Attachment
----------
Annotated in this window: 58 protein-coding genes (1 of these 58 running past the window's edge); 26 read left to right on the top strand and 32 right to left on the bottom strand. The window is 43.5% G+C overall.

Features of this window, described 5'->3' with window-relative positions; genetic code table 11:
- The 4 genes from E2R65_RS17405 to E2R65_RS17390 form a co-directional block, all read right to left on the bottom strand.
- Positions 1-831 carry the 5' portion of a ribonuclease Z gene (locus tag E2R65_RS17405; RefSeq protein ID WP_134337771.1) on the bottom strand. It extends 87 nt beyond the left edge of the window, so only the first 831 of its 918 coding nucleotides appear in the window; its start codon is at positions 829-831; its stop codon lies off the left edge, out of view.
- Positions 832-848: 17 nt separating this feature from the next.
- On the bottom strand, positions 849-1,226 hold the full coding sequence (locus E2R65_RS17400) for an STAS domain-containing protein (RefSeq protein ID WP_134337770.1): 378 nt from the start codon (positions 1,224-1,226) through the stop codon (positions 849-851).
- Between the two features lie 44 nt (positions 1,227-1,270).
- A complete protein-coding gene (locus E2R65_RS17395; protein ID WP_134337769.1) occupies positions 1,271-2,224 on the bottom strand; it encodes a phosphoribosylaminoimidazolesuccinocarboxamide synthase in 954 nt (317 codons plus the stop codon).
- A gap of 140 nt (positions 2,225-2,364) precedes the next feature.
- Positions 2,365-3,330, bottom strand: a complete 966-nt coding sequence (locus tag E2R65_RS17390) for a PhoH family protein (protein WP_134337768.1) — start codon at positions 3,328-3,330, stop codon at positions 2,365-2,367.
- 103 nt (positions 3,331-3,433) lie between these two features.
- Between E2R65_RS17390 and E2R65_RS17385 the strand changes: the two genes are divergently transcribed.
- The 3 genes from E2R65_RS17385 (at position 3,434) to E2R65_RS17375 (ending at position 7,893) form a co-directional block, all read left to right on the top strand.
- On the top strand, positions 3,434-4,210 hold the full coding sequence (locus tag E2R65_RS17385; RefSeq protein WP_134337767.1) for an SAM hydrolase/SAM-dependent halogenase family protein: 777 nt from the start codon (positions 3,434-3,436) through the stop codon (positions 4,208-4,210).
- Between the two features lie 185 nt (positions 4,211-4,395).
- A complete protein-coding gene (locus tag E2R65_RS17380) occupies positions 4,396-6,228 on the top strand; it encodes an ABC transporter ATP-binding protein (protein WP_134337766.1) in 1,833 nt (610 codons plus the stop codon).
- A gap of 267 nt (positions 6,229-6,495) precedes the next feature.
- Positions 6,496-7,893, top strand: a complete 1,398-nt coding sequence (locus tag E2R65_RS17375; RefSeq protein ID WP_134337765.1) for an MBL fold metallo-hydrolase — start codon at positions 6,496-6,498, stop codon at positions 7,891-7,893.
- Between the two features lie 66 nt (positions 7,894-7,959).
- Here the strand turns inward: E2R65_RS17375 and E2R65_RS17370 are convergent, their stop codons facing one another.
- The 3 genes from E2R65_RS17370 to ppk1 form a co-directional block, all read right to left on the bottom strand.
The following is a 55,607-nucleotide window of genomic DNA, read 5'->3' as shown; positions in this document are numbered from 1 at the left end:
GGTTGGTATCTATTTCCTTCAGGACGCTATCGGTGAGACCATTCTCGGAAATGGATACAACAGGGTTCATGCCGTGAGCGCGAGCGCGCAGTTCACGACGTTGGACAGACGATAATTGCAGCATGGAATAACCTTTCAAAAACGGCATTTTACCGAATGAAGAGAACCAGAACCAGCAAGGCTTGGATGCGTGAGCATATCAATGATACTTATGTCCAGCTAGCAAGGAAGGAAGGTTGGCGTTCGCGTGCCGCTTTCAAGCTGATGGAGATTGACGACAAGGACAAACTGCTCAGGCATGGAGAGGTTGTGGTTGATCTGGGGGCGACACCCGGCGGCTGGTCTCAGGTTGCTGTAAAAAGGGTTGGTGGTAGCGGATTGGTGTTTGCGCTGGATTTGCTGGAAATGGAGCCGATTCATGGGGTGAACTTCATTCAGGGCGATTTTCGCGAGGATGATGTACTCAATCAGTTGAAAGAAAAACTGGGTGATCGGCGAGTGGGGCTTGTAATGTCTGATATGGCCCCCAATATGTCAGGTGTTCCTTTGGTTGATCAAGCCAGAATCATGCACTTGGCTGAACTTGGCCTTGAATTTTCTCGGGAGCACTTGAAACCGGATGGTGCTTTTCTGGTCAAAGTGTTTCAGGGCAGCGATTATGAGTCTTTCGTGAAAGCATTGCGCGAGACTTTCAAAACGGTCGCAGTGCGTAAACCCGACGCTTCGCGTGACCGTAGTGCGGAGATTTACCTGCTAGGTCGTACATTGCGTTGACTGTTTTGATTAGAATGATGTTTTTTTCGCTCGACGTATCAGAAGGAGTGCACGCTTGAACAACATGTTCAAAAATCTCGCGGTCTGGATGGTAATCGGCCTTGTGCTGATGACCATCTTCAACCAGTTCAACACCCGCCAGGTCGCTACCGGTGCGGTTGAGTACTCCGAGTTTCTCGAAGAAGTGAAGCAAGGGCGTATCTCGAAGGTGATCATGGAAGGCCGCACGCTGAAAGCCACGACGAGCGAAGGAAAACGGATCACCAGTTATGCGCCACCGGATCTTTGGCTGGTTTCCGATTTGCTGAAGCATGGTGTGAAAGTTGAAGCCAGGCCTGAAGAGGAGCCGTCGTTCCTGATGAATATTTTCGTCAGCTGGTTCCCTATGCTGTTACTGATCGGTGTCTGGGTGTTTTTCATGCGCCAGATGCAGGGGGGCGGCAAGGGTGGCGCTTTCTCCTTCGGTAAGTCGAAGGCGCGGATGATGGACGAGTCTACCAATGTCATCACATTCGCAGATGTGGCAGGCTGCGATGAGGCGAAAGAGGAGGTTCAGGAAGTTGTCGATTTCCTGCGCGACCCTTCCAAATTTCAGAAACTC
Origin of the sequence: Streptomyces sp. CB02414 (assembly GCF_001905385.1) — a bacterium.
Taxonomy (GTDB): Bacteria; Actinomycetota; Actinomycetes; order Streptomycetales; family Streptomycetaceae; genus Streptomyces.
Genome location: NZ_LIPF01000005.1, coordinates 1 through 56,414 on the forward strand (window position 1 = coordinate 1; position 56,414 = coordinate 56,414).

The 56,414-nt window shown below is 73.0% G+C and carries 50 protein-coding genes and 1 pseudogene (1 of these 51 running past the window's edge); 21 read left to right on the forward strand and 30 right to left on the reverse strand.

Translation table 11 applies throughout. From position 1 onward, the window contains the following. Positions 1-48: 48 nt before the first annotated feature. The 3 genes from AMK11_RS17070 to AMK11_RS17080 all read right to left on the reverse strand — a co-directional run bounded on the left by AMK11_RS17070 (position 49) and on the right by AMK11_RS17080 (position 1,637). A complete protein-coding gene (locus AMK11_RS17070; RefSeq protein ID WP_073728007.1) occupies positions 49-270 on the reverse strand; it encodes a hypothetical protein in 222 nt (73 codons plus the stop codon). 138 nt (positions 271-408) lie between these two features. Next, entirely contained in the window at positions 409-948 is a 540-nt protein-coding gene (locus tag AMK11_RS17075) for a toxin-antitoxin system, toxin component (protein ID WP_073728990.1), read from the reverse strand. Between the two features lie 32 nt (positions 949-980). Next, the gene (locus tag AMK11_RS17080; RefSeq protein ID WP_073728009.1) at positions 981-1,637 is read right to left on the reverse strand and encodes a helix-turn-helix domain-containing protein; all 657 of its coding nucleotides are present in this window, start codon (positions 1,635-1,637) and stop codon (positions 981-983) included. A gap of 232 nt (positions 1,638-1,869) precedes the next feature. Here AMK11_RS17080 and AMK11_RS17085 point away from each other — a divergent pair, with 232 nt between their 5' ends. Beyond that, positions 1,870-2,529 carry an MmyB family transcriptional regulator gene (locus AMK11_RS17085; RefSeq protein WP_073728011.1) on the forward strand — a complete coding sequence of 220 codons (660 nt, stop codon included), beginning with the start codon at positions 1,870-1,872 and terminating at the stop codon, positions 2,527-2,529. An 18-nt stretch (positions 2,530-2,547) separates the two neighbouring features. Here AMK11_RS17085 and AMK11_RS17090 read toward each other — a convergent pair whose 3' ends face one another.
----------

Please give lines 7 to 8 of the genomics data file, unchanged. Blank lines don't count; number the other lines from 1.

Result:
- Between the two features lie 44 nt (positions 1,227-1,270).
- A complete protein-coding gene (locus E2R65_RS17395; protein ID WP_134337769.1) occupies positions 1,271-2,224 on the bottom strand; it encodes a phosphoribosylaminoimidazolesuccinocarboxamide synthase in 954 nt (317 codons plus the stop codon).